By Dana Milbank
Wednesday, July 30, 2008
Barack Obama has long been his party's presumptive nominee. Now he's becoming its presumptuous nominee.
Fresh from his presidential-style world tour, during which foreign leaders and American generals lined up to show him affection, Obama settled down to some presidential-style business in Washington yesterday. He ordered up a teleconference with the (current president's) Treasury secretary, granted an audience to the Pakistani prime minister and had his staff arrange for the chairman of the Federal Reserve to give him a briefing. Then, he went up to Capitol Hill to be adored by House Democrats in a presidential-style pep rally.
Along the way, he traveled in a bubble more insulating than the actual president's. Traffic was shut down for him as he zoomed about town in a long, presidential-style motorcade, while the public and most of the press were kept in the dark about his activities, which included a fundraiser at the Mayflower where donors paid $10,000 or more to have photos taken with him. His schedule for the day, announced Monday night, would have made Dick Cheney envious:
11:00 a.m.: En route TBA.
12:05 p.m.: En route TBA.
1:45 p.m.: En route TBA.
2:55 p.m.: En route TBA.
5:20 p.m.: En route TBA.
The 5:20 TBA turned out to be his adoration session with lawmakers in the Cannon Caucus Room, where even committee chairmen arrived early, as if for the State of the Union. Capitol Police cleared the halls -- just as they do for the actual president. The Secret Service hustled him in through a side door -- just as they do for the actual president.
Inside, according to a witness, he told the House members, "This is the moment . . . that the world is waiting for," adding: "I have become a symbol of the possibility of America returning to our best traditions."
As he marches toward Inauguration Day (Election Day is but a milestone on that path), Obama's biggest challenger may not be Republican John McCain but rather his own hubris.
Some say the supremely confident Obama -- nearly 100 days from the election, he pronounces that "the odds of us winning are very good" -- has become a president-in-waiting. But in truth, he doesn't need to wait: He has already amassed the trappings of the office, without those pesky decisions.
The Atlantic's Marc Ambinder reported last week that Obama has directed his staff to begin planning for his transition to the White House, causing Republicans to howl about premature drape measuring. Obama was even feeling confident enough to give British Prime Minister Gordon Brown some management advice over the weekend. "If what you're trying to do is micromanage and solve everything, then you end up being a dilettante," he advised the prime minister, portraying his relative inexperience much as President Bush did in 2000.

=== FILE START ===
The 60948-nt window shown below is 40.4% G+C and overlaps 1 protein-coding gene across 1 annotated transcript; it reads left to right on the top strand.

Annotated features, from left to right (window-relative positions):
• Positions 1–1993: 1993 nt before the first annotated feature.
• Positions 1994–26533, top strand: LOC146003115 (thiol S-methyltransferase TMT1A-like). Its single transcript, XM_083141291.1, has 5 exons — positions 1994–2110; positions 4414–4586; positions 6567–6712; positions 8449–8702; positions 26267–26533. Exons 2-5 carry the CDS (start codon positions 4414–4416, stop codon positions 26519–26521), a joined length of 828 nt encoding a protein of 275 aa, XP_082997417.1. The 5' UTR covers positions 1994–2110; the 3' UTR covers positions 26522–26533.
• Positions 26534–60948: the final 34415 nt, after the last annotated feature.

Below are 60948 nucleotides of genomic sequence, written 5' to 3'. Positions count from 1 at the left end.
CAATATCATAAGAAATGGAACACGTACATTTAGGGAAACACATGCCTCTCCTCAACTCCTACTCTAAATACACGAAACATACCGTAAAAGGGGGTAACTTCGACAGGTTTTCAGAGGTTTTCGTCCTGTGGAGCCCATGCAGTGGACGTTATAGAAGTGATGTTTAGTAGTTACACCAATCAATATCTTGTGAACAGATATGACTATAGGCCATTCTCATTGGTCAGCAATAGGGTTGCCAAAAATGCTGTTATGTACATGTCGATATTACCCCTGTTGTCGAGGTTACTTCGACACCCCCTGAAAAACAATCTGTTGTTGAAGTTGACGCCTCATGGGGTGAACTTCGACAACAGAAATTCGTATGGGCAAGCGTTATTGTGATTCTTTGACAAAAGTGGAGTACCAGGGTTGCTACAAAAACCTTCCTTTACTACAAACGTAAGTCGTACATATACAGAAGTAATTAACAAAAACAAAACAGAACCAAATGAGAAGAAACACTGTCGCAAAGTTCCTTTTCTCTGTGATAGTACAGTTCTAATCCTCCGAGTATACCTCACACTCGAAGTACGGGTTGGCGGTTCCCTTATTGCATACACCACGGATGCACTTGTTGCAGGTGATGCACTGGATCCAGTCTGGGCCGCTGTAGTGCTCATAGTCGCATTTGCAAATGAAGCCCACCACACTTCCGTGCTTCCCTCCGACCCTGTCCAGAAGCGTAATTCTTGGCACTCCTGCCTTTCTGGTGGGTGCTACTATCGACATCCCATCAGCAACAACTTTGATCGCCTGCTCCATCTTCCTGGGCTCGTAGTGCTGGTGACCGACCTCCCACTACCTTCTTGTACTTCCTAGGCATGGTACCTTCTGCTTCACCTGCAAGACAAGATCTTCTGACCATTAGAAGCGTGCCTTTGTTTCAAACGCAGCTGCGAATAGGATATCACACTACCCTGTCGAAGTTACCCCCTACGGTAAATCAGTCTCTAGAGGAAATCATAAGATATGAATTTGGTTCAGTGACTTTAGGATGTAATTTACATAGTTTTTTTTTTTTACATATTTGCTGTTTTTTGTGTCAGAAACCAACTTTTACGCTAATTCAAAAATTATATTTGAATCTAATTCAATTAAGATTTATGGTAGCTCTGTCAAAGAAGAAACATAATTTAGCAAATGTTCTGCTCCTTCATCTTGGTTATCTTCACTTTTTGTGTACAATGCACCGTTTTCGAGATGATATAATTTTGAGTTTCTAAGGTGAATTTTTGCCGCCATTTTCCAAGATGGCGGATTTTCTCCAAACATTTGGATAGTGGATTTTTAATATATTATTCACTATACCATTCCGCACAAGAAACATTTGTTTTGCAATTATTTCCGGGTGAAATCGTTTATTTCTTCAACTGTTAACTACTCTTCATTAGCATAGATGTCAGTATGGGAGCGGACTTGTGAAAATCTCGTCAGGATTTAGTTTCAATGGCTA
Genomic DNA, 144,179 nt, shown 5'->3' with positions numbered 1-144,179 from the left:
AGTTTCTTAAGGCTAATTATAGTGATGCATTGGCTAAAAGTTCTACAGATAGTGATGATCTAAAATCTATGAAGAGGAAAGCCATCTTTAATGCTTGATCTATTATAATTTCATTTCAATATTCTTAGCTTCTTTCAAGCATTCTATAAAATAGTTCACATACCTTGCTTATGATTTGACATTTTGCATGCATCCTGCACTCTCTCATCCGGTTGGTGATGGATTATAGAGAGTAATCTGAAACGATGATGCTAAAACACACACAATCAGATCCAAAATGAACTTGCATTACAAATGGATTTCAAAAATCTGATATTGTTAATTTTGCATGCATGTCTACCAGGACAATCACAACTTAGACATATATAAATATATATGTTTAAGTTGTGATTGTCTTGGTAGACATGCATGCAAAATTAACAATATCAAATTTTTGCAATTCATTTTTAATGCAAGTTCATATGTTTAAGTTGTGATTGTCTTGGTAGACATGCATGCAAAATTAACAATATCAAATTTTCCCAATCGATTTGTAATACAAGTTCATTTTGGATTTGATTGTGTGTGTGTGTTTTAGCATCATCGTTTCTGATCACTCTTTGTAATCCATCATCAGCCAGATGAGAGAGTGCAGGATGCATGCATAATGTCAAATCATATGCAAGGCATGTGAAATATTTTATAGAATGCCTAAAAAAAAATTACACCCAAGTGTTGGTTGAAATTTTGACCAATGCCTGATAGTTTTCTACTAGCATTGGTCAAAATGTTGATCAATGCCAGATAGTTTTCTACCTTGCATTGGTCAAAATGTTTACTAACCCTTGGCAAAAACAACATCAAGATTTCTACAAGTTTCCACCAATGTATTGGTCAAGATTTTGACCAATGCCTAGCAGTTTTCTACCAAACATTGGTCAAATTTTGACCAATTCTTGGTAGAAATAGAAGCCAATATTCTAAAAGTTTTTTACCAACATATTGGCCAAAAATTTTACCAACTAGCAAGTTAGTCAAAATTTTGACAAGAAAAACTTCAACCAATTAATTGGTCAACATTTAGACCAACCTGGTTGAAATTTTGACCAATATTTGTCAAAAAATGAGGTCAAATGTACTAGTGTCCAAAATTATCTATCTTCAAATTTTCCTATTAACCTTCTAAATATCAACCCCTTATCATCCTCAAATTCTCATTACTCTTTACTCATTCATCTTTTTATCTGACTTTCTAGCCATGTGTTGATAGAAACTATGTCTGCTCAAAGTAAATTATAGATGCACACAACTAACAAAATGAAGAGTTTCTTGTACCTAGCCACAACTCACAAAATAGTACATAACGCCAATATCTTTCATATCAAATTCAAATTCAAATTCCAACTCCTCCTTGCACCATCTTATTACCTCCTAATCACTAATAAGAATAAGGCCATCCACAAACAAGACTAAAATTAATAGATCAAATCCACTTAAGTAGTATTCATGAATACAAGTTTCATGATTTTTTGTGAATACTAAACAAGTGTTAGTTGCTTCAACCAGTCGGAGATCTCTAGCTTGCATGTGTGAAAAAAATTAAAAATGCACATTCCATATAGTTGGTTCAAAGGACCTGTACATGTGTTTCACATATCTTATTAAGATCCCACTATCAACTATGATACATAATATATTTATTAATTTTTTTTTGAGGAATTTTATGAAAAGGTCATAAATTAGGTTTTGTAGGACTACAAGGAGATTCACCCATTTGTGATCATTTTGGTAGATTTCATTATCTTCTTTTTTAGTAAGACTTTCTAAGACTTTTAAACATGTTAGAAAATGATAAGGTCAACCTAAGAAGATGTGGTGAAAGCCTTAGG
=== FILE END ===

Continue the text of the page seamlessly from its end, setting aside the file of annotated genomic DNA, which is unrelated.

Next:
On his presidential-style visit to the Western Wall in Jerusalem last week, Obama left a written prayer, intercepted by an Israeli newspaper, asking God to "help me guard against pride and despair." He seems to have the despair part under control, but the pride could be a problem.
One source of the confidence is the polling, which shows him with a big lead over McCain. But polls are fickle allies: A USA Today-Gallup poll released Monday found McCain leading Obama by four percentage points among likely voters. Another reason for Obama's confidence -- the press -- is also an unfaithful partner. The Project for Excellence in Journalism reported yesterday that Obama dominated the news media's attention for a seventh straight week. But there are signs that the Obama campaign's arrogance has begun to anger reporters.
In the latest issue of the New Republic, Gabriel Sherman found reporters complaining that Obama's campaign was "acting like the Prom Queen" and being more secretive than Bush. The magazine quoted the New York Times' Adam Nagourney's reaction to the Obama campaign's memo attacking one of his stories: "I've never had an experience like this, with this campaign or others." Then came Obama's overseas trip and the campaign's selection of which news organizations could come aboard. Among those excluded: the New Yorker magazine, which had just published a satirical cover about Obama that offended the campaign.
Even Bush hasn't tried that. But then again, Obama has been outdoing the president in ruffles and flourishes lately. As Bush held quiet signing ceremonies in the White House yesterday morning, Obama was involved in a more visible display of executive authority a block away, when he met with Pakistani Prime Minister Yousaf Raza Gillani at the Willard. A full block of F Street was shut down for the prime minister and the would-be president, and some 40 security and motorcade vehicles filled the street.
Later, Obama's aides issued an official-sounding statement, borrowing the language of White House communiques: "I had a productive and wide-ranging discussion. . . . I look forward to working with the democratically elected government of Pakistan."
It had been a long day of acting presidential, but Obama wasn't done. After a few hours huddling with advisers over his vice presidential choice, Obama made his way to the pep rally on the Hill. Moments after he entered the meeting with lawmakers, there was an extended cheer, followed by another, and another.
"I think this can be an incredible election," Obama said later. "I look forward to collaborating with everybody here to win the election."
Win the election? Didn't he do that already?